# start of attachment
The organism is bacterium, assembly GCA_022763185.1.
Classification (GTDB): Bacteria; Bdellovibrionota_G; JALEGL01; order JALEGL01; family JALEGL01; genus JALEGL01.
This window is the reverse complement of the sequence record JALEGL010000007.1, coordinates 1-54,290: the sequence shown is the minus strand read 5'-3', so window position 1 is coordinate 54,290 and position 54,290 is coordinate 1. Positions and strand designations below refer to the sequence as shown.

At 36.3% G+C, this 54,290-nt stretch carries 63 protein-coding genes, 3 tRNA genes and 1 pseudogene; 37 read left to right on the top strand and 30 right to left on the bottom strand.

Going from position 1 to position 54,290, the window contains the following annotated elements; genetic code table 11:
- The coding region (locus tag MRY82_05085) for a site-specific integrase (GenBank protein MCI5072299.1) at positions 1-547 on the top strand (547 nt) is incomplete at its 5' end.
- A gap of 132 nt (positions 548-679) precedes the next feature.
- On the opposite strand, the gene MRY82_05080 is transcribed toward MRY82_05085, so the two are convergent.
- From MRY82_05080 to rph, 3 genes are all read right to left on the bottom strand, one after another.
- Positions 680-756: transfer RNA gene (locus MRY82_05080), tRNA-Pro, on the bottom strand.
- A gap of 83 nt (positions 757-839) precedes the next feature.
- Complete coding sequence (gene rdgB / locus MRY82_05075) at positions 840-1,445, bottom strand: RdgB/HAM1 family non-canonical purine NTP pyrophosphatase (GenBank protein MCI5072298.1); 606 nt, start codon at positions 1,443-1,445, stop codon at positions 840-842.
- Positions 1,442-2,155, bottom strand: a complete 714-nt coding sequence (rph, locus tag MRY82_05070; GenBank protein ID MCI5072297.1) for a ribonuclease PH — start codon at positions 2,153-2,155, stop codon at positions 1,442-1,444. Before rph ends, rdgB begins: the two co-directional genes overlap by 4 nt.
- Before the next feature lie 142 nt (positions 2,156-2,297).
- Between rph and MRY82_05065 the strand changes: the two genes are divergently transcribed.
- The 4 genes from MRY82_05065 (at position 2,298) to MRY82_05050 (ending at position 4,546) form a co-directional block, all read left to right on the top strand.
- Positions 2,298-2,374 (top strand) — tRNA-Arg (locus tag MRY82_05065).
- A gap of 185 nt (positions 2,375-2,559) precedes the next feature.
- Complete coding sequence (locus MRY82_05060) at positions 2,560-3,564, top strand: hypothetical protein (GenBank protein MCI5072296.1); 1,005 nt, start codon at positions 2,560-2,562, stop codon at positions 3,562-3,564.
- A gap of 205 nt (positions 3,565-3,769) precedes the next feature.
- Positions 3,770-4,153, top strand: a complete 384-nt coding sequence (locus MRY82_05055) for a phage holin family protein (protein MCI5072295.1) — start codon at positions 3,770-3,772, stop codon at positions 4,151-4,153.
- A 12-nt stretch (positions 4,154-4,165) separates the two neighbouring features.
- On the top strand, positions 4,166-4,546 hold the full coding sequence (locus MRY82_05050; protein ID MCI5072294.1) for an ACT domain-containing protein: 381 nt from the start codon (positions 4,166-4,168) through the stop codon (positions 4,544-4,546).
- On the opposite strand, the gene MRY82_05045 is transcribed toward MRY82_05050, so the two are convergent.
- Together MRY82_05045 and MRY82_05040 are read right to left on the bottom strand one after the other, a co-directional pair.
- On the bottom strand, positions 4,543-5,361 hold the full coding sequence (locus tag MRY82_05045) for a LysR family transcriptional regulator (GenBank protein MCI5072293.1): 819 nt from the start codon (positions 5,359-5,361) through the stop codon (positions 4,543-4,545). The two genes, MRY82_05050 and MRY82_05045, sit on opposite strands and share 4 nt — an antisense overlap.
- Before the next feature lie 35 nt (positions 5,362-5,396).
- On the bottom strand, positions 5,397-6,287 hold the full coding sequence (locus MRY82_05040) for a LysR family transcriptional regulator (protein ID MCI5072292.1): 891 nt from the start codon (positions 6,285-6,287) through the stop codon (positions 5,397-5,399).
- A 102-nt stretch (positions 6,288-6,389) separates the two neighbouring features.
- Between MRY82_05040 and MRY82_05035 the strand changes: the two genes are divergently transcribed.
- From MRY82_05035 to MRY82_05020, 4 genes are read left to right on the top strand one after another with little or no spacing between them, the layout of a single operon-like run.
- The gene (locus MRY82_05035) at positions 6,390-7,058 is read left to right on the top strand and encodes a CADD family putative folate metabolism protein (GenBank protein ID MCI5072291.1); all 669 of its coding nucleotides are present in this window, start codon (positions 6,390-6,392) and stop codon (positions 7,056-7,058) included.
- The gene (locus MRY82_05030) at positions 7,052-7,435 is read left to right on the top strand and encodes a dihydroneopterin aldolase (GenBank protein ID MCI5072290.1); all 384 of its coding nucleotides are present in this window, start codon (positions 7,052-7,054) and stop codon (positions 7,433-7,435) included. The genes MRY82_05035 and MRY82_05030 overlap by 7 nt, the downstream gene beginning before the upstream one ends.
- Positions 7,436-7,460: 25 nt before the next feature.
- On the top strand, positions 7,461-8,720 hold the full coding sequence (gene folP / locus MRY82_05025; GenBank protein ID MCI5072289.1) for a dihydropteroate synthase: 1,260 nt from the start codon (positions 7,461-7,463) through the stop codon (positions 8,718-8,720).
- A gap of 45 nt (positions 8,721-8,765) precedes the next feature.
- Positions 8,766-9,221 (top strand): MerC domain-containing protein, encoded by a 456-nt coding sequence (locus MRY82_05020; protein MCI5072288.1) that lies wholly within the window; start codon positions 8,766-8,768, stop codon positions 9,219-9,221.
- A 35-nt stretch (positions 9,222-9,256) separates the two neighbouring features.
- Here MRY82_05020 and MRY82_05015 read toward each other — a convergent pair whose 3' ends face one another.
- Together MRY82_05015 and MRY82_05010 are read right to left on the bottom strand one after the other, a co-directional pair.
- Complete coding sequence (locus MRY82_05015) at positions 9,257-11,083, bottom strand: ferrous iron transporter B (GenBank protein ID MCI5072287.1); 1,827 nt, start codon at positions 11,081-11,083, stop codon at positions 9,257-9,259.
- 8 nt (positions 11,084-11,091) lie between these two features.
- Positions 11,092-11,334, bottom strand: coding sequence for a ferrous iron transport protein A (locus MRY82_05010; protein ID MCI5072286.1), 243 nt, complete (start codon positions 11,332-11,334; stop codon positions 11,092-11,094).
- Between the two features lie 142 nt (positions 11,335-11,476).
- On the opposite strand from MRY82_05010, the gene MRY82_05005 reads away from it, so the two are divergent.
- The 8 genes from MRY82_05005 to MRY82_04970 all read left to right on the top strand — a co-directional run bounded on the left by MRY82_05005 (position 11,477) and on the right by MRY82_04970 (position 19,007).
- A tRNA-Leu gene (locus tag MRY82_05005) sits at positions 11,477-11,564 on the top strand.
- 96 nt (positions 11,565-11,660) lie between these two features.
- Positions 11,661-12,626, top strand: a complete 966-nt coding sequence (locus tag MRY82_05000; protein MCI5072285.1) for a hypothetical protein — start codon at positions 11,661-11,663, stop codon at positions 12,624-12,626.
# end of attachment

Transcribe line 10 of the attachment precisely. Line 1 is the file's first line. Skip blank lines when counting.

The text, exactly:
- Positions 680-756: transfer RNA gene (locus MRY82_05080), tRNA-Pro, on the bottom strand.